Dental crowns have been around for millennia and are still used to restore smiles today. Ancient dentists used ivory, bone, and seashells to make crowns for teeth. Evidence of gold crowns dates from 200 A.D. Porcelain crowns appeared in the 1800s. With the advancement of metal casting techniques in the 1900s, crown technology took a big leap forward.
A dental crown procedure includes:
Your dentist will anesthetize the tooth to be crowned and then prepare it. All decay is removed and the tooth is shaped. Usually, the dentist files off tooth structure to reduce the size and create the proper shape. Sometimes, the tooth is too small to begin with; in that case, the dentist builds up the core of the tooth with filling material to construct a strong base for the crown. All-metal crowns – as opposed to porcelain crowns – have thinner sides, requiring less removal of tooth structure.
Creating a Good Impression
The dentist will use a putty-like substance to make an impression of the tooth and surrounding teeth. An impression will also be made of the teeth that oppose the crown. This ensures that the crown does not adversely affect the bite.
The Temporary Crown
A temporary crown is used to guard the tooth and be sure it doesn’t move in the mouth while the permanent crown is being fabricated. Patient need to be careful with their temporary crown. It is not as strong as the permanent crown and is attached only with temporary cement. Avoid chewing gum and eating sticky foods. Be aware that the tooth may be sensitive to hot and cold.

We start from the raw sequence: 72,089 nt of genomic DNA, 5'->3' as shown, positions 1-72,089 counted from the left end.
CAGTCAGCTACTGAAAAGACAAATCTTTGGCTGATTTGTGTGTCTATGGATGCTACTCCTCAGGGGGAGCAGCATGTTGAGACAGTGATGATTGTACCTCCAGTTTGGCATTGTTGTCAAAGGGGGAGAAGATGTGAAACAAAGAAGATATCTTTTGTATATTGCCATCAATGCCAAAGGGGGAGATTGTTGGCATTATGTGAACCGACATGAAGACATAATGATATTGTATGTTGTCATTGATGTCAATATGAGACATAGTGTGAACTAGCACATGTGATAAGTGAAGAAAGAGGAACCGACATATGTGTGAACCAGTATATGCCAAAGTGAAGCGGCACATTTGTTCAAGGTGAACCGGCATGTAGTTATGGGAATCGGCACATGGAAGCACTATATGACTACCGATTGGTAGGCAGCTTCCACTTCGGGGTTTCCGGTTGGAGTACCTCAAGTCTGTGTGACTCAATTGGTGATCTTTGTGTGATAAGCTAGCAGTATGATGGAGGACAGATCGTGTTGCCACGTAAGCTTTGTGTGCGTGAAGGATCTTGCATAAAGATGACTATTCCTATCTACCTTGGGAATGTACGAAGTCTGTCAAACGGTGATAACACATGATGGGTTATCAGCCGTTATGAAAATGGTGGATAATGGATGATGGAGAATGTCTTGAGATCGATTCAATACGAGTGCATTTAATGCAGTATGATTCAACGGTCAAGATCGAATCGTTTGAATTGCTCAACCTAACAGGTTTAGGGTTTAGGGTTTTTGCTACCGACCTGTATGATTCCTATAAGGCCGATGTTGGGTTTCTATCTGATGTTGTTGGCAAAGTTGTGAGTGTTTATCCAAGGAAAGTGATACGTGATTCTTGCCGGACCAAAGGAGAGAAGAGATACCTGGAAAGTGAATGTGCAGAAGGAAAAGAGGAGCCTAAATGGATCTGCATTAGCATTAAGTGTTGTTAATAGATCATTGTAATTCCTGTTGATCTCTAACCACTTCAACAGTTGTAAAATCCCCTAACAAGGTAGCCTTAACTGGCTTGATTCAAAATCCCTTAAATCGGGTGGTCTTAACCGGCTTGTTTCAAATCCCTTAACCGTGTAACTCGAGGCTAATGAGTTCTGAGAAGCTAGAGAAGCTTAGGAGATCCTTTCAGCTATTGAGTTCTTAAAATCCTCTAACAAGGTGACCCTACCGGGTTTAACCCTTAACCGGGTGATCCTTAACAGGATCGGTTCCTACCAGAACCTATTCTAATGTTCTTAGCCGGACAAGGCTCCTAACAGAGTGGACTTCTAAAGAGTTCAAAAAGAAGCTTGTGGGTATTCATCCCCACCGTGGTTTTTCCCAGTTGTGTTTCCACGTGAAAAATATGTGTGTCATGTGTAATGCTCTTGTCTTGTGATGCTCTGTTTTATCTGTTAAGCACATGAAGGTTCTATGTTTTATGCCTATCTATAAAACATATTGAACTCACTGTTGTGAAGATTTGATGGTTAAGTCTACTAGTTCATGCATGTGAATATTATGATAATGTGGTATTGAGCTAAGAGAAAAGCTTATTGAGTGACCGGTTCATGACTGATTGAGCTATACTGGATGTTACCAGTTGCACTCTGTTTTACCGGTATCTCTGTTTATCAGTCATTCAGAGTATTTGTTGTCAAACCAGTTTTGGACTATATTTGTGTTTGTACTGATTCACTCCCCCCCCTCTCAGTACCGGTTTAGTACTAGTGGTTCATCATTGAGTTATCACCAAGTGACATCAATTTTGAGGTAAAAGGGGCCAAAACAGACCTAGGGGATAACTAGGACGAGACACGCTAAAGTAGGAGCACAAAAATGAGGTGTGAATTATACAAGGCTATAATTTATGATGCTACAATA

Choosing a Color
If the new crown will be created with porcelain, you and your dentist will use a shade guide to elect a shade for the restoration. Most people don’t have teeth that are exactly the same color. You will need to ascertain the most appropriate shade to blend in with the surrounding teeth.
The Lab Team Works Its Magic
The dentist or a laboratory technician then uses the model to form the crown. Some dentists have the equipment needed to manufacture crowns right in their office. Same day restorations are created with a machine that mills a crown from a small block of ceramic in the correct shade.
Your Crown Is Put In Place
When the new crown is ready, your dentist places it in your mouth and makes any needed adjustment to realize a great fit. This process shouldn’t be rushed. Sometimes less than a millimeter of drilling can make the difference between an ill-fitting crown that makes irregular contact with the opposing teeth and a crown that is accurately fitted.
Contact Gordon West DDS – Aesthetic & General Dentistry: 303-665-5335
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